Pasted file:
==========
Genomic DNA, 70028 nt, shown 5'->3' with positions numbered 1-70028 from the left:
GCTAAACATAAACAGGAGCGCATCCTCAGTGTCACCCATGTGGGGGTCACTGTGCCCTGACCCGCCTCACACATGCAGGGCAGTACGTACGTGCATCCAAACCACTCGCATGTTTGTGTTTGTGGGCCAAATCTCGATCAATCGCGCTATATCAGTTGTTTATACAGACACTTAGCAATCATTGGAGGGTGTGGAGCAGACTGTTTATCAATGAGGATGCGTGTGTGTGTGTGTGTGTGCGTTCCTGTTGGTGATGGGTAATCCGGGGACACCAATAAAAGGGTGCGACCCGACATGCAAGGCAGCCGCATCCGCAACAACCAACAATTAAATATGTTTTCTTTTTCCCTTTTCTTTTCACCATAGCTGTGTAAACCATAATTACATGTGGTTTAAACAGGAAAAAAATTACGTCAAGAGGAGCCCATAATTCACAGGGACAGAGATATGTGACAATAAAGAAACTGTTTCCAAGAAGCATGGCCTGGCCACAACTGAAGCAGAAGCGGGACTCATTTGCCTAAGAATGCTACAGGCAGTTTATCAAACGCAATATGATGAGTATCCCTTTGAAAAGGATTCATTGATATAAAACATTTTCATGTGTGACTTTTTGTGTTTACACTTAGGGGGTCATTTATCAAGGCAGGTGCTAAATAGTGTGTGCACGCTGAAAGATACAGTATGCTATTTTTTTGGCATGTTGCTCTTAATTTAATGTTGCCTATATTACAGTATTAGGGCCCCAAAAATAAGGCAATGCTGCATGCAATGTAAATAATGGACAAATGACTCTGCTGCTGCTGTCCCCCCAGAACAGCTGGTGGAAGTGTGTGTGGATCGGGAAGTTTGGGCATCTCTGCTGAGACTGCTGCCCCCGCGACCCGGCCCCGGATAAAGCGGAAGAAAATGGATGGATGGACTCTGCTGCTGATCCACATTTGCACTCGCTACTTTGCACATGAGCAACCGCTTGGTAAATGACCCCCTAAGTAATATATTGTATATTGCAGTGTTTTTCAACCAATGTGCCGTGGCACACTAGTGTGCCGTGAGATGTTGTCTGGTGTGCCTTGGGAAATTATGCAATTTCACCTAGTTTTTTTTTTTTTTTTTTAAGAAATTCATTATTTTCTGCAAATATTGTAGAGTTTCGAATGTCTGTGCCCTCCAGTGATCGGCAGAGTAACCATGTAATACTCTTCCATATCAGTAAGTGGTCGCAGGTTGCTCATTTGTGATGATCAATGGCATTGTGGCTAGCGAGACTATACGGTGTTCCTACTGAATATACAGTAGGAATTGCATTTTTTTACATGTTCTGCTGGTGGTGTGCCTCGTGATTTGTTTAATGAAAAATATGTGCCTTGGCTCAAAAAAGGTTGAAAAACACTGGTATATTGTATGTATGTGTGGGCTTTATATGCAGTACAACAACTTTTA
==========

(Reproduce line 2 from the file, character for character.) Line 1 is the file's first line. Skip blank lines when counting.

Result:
GCTAAACATAAACAGGAGCGCATCCTCAGTGTCACCCATGTGGGGGTCACTGTGCCCTGACCCGCCTCACACATGCAGGGCAGTACGTACGTGCATCCAAACCACTCGCATGTTTGTGTTTGTGGGCCAAATCTCGATCAATCGCGCTATATCAGTTGTTTATACAGACACTTAGCAATCATTGGAGGGTGTGGAGCAGACTGTTTATCAATGAGGATGCGTGTGTGTGTGTGTGTGTGCGTTCCTGTTGGTGATGGGTAATCCGGGGACACCAATAAAAGGGTGCGACCCGACATGCAAGGCAGCCGCATCCGCAACAACCAACAATTAAATATGTTTTCTTTTTCCCTTTTCTTTTCACCATAGCTGTGTAAACCATAATTACATGTGGTTTAAACAGGAAAAAAATTACGTCAAGAGGAGCCCATAATTCACAGGGACAGAGATATGTGACAATAAAGAAACTGTTTCCAAGAAGCATGGCCTGGCCACAACTGAAGCAGAAGCGGGACTCATTTGCCTAAGAATGCTACAGGCAGTTTATCAAACGCAATATGATGAGTATCCCTTTGAAAAGGATTCATTGATATAAAACATTTTCATGTGTGACTTTTTGTGTTTACACTTAGGGGGTCATTTATCAAGGCAGGTGCTAAATAGTGTGTGCACGCTGAAAGATACAGTATGCTATTTTTTTGGCATGTTGCTCTTAATTTAATGTTGCCTATATTACAGTATTAGGGCCCCAAAAATAAGGCAATGCTGCATGCAATGTAAATAATGGACAAATGACTCTGCTGCTGCTGTCCCCCCAGAACAGCTGGTGGAAGTGTGTGTGGATCGGGAAGTTTGGGCATCTCTGCTGAGACTGCTGCCCCCGCGACCCGGCCCCGGATAAAGCGGAAGAAAATGGATGGATGGACTCTGCTGCTGATCCACATTTGCACTCGCTACTTTGCACATGAGCAACCGCTTGGTAAATGACCCCCTAAGTAATATATTGTATATTGCAGTGTTTTTCAACCAATGTGCCGTGGCACACTAGTGTGCCGTGAGATGTTGTCTGGTGTGCCTTGGGAAATTATGCAATTTCACCTAGTTTTTTTTTTTTTTTTTTAAGAAATTCATTATTTTCTGCAAATATTGTAGAGTTTCGAATGTCTGTGCCCTCCAGTGATCGGCAGAGTAACCATGTAATACTCTTCCATATCAGTAAGTGGTCGCAGGTTGCTCATTTGTGATGATCAATGGCATTGTGGCTAGCGAGACTATACGGTGTTCCTACTGAATATACAGTAGGAATTGCATTTTTTTACATGTTCTGCTGGTGGTGTGCCTCGTGATTTGTTTAATGAAAAATATGTGCCTTGGCTCAAAAAAGGTTGAAAAACACTGGTATATTGTATGTATGTGTGGGCTTTATATGCAGTACAACAACTTTTA